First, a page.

How COVID-19 is impacting on renewable energy use

In the early days of the coronavirus crisis, with lockdowns in place worldwide, many people took some consolatory comfort in the benefits it all seemed to be bringing to the environment.

In the midst of global devastation and tragedy for people and economies, there were at least clearer waters and wildlife returning in Venice. Smog cleared above California’s Los Angeles and Punjab, in India, as roads cleared of traffic.

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While it would be great to believe the desperate crisis brought at least one silver lining, in reality the truth is far more complex. Some believe the climate and environment may actually suffer long term due to the impact of the disease.

Emissions only marginally lower

National Geographic ran an article highlighting a worrying rise in carbon emissions as the worldwide lockdown’s began to lift. On June 11 this year emissions were only 5% lower than at the same point in 2019 despite most countries still operating way below normal levels.

In China, investment is being made into new coal-fired plants as attempts are made to make up for lost time in terms of output and production caused by lockdown, the report said. If climate change is going to happen the world needs China to reduce rather than increase its reliance on fossil fuels.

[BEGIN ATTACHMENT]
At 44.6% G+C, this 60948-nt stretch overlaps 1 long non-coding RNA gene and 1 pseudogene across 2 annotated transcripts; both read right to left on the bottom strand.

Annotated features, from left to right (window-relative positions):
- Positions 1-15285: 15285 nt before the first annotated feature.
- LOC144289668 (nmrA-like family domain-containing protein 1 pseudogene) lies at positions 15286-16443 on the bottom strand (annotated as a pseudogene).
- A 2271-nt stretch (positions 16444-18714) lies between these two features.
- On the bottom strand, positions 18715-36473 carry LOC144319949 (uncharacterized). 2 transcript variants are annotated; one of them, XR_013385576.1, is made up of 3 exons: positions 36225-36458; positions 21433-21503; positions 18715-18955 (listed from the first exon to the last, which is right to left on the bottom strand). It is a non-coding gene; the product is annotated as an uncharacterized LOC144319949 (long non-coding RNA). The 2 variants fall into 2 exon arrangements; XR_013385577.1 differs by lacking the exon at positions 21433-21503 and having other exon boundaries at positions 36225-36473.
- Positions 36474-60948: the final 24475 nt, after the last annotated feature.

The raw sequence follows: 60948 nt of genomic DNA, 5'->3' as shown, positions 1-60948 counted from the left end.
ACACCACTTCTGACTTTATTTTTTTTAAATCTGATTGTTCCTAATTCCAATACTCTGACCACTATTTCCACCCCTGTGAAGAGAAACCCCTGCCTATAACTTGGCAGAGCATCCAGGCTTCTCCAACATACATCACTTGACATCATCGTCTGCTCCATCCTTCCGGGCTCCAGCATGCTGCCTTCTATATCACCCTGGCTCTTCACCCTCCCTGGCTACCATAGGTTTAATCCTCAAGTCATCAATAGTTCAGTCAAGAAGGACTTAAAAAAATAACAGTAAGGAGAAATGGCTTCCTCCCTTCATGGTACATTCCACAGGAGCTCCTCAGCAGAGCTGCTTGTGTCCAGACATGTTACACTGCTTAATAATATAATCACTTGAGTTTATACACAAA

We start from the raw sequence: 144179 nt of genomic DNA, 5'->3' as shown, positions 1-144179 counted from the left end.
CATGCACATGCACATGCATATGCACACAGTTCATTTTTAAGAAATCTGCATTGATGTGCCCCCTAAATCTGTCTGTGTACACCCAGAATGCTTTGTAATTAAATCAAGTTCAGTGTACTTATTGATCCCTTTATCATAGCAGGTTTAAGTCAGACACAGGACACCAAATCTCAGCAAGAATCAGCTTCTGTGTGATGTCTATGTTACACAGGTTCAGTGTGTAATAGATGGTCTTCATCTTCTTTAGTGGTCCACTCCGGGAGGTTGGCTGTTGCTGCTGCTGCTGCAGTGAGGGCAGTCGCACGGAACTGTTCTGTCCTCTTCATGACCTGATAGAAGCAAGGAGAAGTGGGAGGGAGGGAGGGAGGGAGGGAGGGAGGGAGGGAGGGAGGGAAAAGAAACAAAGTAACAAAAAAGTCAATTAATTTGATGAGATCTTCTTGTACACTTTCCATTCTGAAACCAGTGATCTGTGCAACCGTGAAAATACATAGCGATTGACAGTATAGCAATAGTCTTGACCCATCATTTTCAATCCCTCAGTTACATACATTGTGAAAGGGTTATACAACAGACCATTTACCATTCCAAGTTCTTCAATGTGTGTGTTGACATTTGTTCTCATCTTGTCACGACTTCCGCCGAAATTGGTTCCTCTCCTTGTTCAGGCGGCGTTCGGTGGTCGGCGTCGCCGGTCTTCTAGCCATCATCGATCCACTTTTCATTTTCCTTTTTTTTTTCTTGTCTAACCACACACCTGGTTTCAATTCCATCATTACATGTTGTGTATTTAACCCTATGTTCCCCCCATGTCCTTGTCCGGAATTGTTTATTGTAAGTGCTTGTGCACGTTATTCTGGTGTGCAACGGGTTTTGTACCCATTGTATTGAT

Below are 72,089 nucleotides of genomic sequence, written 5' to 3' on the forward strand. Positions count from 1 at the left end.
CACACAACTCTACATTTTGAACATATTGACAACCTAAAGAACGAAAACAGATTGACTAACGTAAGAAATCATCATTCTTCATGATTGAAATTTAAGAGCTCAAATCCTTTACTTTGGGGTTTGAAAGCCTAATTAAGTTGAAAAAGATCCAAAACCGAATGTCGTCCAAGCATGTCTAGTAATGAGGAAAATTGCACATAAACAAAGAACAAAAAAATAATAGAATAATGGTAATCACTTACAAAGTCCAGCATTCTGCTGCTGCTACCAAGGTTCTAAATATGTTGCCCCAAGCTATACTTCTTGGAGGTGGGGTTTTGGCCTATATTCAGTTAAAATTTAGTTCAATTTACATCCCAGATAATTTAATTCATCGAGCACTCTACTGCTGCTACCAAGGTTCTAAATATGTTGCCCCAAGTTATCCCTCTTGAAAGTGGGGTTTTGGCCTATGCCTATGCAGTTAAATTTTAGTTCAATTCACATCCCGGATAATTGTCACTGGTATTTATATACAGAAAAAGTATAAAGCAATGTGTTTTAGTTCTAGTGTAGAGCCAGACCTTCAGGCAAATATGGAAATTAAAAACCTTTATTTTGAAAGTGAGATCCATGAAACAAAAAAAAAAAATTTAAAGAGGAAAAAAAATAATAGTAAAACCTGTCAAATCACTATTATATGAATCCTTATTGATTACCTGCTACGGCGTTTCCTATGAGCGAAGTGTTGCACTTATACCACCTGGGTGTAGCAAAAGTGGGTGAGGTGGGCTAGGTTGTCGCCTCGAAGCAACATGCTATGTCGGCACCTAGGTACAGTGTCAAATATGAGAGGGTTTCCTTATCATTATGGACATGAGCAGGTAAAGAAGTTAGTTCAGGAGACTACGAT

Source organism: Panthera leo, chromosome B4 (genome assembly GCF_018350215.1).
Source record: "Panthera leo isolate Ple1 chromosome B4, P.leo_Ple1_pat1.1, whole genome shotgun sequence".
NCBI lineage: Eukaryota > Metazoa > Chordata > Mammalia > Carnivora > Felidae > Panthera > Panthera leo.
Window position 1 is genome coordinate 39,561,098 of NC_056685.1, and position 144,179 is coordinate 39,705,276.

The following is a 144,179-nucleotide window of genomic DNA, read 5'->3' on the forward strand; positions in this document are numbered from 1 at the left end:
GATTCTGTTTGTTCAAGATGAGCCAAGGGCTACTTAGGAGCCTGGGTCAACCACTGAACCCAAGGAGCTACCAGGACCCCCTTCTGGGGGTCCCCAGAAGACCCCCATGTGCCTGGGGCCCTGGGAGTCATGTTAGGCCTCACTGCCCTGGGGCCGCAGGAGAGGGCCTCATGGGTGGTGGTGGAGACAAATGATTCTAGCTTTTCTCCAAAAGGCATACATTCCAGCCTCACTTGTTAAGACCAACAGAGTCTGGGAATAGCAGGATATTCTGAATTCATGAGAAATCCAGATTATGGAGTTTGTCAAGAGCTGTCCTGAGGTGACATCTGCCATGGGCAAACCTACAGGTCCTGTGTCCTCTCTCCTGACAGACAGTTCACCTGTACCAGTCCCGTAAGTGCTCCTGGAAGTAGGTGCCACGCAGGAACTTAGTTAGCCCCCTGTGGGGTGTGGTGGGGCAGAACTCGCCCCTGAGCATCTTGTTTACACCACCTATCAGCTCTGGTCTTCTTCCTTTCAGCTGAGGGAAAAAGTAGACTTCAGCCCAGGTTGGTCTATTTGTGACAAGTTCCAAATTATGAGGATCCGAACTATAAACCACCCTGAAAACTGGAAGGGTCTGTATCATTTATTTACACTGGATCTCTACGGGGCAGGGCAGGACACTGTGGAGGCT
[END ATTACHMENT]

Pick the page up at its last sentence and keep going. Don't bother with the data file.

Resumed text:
Coal-free energy – UK

However, during the pandemic, the UK logged its longest period without any reliance on coal since the industrial revolution.

As demand for power dropped by 20% across the nation due to the closure of businesses and schools, a period of almost 68 days passed without any coal powered energy being added to the National Grid. During that period renewable energy provided 36% of the UK’s power, gas 33% and nuclear 21%, the Independent reported.

The National Grid Electricity System Operator was reported as stating an intention to be able to operate for periods without any fossil fuels by 2025.

US, Germany, and Brazil

In America and Brazil, the focus has been shifted away from environmental policies as health and economics take precedence, National Geographic said. European leaders’ focus could also be shifted, though investing in green projects may be one way leaders choose to try to revitalise their nations’ finances.

Germany’s Chancellor Angela Merkel has announced €50bn in new funding for green and digital technologies. There was also a doubling to €6,000 of the subsidy on electric car purchases, as reported by CNN.

Temporary measures may become permanent

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In a number of cities across the UK, cycling and pedestrian routes have been improved and implemented as a result of a desire to make cycling and walking easier whilst social distancing continues to be a problem on public transport. In Liverpool up to 100km of ‘pop up’ cycle lanes are expected.

The temporary measures may become permanent. Whilst that could be good news for sustainable travel, the reduced attraction of public transport and potential increased reliance on individual vehicles may counteract any benefits.

What will the long-term effect be?

As with most things during the pandemic, the true long term environmental impact seems to be uncertain. Whatever individual pressure and action we can take, even switching our own supply to a green energy provider, can only help support a result that takes us in the right direction.

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